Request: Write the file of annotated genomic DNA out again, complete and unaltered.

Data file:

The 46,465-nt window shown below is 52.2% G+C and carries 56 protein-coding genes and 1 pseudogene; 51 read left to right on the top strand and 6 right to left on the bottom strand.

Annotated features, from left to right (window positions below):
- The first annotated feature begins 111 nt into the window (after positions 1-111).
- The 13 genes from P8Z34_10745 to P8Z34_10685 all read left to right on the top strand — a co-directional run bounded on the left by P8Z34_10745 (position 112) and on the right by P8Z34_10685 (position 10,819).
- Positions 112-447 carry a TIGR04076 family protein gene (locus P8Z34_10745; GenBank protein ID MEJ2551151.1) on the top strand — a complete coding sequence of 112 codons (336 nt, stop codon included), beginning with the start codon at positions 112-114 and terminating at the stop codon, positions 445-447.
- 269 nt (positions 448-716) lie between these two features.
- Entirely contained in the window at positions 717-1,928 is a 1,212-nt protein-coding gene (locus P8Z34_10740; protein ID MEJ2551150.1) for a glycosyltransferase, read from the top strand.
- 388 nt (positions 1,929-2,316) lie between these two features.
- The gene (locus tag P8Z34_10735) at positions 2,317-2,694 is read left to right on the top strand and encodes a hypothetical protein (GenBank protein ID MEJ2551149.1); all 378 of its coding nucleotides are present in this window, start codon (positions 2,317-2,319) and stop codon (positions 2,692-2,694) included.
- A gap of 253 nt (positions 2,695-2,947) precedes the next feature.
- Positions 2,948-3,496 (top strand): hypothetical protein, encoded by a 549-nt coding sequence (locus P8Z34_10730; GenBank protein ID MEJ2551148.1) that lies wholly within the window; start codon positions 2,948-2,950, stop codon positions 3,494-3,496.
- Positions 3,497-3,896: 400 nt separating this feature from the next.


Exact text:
The 46,465-nt window shown below is 52.2% G+C and carries 56 protein-coding genes and 1 pseudogene; 51 read left to right on the top strand and 6 right to left on the bottom strand.

Annotated features, from left to right (window positions below):
- The first annotated feature begins 111 nt into the window (after positions 1-111).
- The 13 genes from P8Z34_10745 to P8Z34_10685 all read left to right on the top strand — a co-directional run bounded on the left by P8Z34_10745 (position 112) and on the right by P8Z34_10685 (position 10,819).
- Positions 112-447 carry a TIGR04076 family protein gene (locus P8Z34_10745; GenBank protein ID MEJ2551151.1) on the top strand — a complete coding sequence of 112 codons (336 nt, stop codon included), beginning with the start codon at positions 112-114 and terminating at the stop codon, positions 445-447.
- 269 nt (positions 448-716) lie between these two features.
- Entirely contained in the window at positions 717-1,928 is a 1,212-nt protein-coding gene (locus P8Z34_10740; protein ID MEJ2551150.1) for a glycosyltransferase, read from the top strand.
- 388 nt (positions 1,929-2,316) lie between these two features.
- The gene (locus tag P8Z34_10735) at positions 2,317-2,694 is read left to right on the top strand and encodes a hypothetical protein (GenBank protein ID MEJ2551149.1); all 378 of its coding nucleotides are present in this window, start codon (positions 2,317-2,319) and stop codon (positions 2,692-2,694) included.
- A gap of 253 nt (positions 2,695-2,947) precedes the next feature.
- Positions 2,948-3,496 (top strand): hypothetical protein, encoded by a 549-nt coding sequence (locus P8Z34_10730; GenBank protein ID MEJ2551148.1) that lies wholly within the window; start codon positions 2,948-2,950, stop codon positions 3,494-3,496.
- Positions 3,497-3,896: 400 nt separating this feature from the next.